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How to Become a Radiation Physicist: Education and Career Roadmap

Find out how to become a radiation physicist. Research the education and training requirements and learn about the experience you need to advance your career in medical or health physics.

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Do I Want to Be a Radiation Physicist?

Radiation physicists, also known as medical or health physicists, ensure that radiation machines deliver the correct amount of radiation during a patient's treatment. These professionals typically work with radiation oncologists to design a treatment schedule that will be the most effective at killing cancer cells; however, they might also be employed at nuclear power plants, where they are in charge of monitoring radiation levels and developing safety protocols or equipment.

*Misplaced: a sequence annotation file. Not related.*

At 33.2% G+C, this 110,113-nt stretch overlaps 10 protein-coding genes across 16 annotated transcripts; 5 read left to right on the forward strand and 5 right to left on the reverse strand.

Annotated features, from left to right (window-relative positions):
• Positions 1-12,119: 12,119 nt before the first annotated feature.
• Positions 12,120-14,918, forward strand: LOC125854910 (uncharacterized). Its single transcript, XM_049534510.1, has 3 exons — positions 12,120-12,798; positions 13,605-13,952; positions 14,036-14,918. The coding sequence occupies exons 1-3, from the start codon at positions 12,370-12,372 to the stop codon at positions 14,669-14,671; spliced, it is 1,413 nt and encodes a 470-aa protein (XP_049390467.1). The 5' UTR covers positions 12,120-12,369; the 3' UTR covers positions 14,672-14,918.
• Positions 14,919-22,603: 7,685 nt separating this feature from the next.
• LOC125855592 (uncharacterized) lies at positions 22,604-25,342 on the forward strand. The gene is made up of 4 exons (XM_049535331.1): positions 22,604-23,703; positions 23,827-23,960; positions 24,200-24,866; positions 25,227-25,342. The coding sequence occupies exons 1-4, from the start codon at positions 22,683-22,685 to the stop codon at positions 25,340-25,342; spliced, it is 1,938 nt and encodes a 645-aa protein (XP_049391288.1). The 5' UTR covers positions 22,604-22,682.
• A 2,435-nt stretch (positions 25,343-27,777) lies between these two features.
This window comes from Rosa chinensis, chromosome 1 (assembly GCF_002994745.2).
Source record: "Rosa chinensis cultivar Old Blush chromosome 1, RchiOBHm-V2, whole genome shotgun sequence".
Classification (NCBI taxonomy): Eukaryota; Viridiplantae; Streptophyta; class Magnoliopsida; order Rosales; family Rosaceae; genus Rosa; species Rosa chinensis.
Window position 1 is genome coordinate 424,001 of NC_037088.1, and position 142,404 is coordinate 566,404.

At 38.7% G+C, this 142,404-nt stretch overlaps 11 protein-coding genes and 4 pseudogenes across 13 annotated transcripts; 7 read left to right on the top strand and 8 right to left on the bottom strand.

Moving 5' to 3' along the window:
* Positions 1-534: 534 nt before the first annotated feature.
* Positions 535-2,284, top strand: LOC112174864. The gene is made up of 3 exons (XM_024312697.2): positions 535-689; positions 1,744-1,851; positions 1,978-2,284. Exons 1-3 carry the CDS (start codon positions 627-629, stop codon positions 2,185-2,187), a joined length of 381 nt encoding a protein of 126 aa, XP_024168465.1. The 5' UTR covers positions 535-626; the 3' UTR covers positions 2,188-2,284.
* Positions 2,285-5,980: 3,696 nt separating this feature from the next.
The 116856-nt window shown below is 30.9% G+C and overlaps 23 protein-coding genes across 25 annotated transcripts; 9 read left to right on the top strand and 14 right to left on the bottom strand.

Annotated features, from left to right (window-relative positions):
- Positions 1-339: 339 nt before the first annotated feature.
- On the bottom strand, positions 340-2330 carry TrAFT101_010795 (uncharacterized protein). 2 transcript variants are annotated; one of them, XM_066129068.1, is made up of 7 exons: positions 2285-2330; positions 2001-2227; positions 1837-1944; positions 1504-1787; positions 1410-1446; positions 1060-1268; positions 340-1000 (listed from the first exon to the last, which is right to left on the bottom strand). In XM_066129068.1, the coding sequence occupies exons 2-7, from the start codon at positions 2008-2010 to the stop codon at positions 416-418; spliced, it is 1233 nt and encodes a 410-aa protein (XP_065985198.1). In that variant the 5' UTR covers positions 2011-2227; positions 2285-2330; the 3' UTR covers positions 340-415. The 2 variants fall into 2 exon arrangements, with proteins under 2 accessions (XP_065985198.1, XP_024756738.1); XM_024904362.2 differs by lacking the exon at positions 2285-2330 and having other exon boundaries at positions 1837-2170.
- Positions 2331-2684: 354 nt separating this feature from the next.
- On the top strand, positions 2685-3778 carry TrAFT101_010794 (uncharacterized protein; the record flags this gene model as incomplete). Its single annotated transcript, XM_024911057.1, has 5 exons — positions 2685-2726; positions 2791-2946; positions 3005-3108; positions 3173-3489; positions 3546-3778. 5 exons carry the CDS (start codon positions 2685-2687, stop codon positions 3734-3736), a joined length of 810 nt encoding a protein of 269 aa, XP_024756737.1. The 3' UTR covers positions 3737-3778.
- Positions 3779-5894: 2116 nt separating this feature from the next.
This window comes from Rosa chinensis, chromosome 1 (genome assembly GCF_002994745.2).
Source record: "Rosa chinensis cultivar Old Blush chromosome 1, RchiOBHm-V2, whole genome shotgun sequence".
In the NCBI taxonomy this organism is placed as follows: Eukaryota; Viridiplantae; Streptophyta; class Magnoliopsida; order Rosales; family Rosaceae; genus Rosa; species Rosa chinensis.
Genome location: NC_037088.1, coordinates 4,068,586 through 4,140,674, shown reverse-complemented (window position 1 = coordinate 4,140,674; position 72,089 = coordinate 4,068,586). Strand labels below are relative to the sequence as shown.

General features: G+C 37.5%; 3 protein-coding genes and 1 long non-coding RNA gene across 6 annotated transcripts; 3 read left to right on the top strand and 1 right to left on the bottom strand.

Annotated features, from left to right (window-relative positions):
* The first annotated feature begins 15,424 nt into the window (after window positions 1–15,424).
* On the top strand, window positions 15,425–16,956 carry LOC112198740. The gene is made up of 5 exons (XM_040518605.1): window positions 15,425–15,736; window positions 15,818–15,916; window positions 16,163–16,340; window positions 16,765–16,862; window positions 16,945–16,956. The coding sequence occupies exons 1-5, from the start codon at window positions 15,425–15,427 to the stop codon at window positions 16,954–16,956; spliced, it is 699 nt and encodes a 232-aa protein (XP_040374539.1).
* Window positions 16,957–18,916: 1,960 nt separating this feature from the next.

These medical professionals typically work in clean, well-lit hospital or laboratory environments. They are subject to a certain level of risk, dealing with radiation, but safety protocols should mitigate most health hazards. The U.S. Bureau of Labor Statistics reported the median annual salary for physicists working in hospitals or other medical environments was over $152,000 in May 2012.

Job Requirements

Most radiation physicist positions require a master's degree, previous experience and certification. The following table contains the core requirements for radiation physicists:

Common Requirements
Degree Level Master's degree is standard;* some positions require a PhD*
Degree Fields Medical or health physics, physics or a closely related field*
Licensure and Certification Licensure or registration required in some states,** certification required by many employers*
Experience 2-3 years' experience typically required*
Key Skills Ability to work independently and as part of a team, excellent oral and written communication skills, organizational skills,* advanced mathematical skills, critical thinking skills, analytical skills, problem-solving skills***
Technical Skills Ability to use complex radiation therapy equipment*